Desde Dentro de Cuba.

Distribuido por Cuba Free Press, Inc. -

28 de Abril del 2000

"A VERY SERIOUS MATTER." By Rafael Contreras Bueno, Cuba Free Press.

Pinar del Rio.- They were all seated on the sidewalk at the edge of the street. Five men; better said, what was left of them. Human misery wears many faces. Those seated on the sidewalk share everything. They hand around a cigarette stub. They drink a killer, homemade brand-unknown "firewater" from the same dirty bottle.

I knew some of the members of that group well. Regular, everyday people like anyone of us. A day came when they made some wrong choices.

Roberto was in charge of a state-owned market for farm products. He was let go in 1990. He started drinking, searching for the strength he needed to deal with his unemployment. The alcohol won out. Arguments at home, the first blows to strike his wife. She did not tolerate that and turned him in for spouse abuse. Roberto went to jail. By the time he got out his ex-wife had remarried. Now he lives in the street. Alcohol is his only steady companion and consolation. Of course it is killing him slowly but surely. That afternoon I saw him stop passerby's, begging for money.

Domingo, the cobbler, once was the best shoemaker in our city. The 90's also brought him disgrace. He had worked in a shop where special shoe-wear would be built. He was let go when the shop was forced to cut back. His elderly parents were sick. He didn't have any choice but to do something "illicit." He started making shoes privately. This was before the time for the "private initiatives" and so he was arrested. Once condemned, he served two and a half years. Now alcohol provides some relief.

I saw one of the men walk to a corner porch, lie on the floor. People walking by ignored him. There was a dog next to him. A passerby threw the dog some food and sneered at the man on the floor. The drunk went on sleeping, innocent in his stupor.

One of Roberto's daughters happened to walk along the same sidewalk where the group was sitting. The girl saw her father and lowered her gaze. It was Roberto's turn to take a drink from the common bottle. He passed it to the next derelict without drinking. He did not have the courage to drink in front of the young woman. She daughter walked by, not greeting him. That person was no longer her father. He was the shadow of the man who one day had pro-created her.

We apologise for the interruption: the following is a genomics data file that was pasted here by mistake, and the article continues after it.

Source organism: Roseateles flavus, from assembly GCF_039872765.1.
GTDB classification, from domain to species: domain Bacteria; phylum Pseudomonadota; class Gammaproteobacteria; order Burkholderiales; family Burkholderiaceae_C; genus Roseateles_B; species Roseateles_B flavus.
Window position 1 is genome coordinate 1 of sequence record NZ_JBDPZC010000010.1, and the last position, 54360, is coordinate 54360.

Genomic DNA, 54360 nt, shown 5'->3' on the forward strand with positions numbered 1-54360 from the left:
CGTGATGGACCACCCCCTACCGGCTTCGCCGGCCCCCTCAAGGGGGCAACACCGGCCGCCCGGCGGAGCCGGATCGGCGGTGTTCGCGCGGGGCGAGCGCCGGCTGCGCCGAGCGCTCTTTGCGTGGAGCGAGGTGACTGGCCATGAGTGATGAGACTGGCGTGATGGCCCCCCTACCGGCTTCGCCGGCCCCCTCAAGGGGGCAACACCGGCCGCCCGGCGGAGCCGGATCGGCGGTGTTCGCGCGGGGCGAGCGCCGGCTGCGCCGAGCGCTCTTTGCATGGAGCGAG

It was the shoemaker's turn to take a drink. He did so with a long draw, as long as his hopelessness. On the other side of the street one could see where Domingo's parents lived. There was now a group of people rushing in and out of the house. The five realized something was happening and they got up to see what. Their steps may not have been sure but they went together and in solidarity.

I saw them again, later that evening. This time they were on the shoemaker's home porch - in mourning. The cobbler's mother had died of a heart attack. The five marinated friends who had always shared their booze and their tobacco now they were sharing each others' misery.

These people had been deprived of everything: their jobs, their salaries, their families. But nobody could take away their desire to share their friendship - the only way they knew.

"Here's three pesos, Domingo. I think we should buy cigarettes with them," Roberto said and they all agreed. "No booze. A mother's wake is a very serious matter."

Rafael Contreras Bueno, Cuba Free Press.

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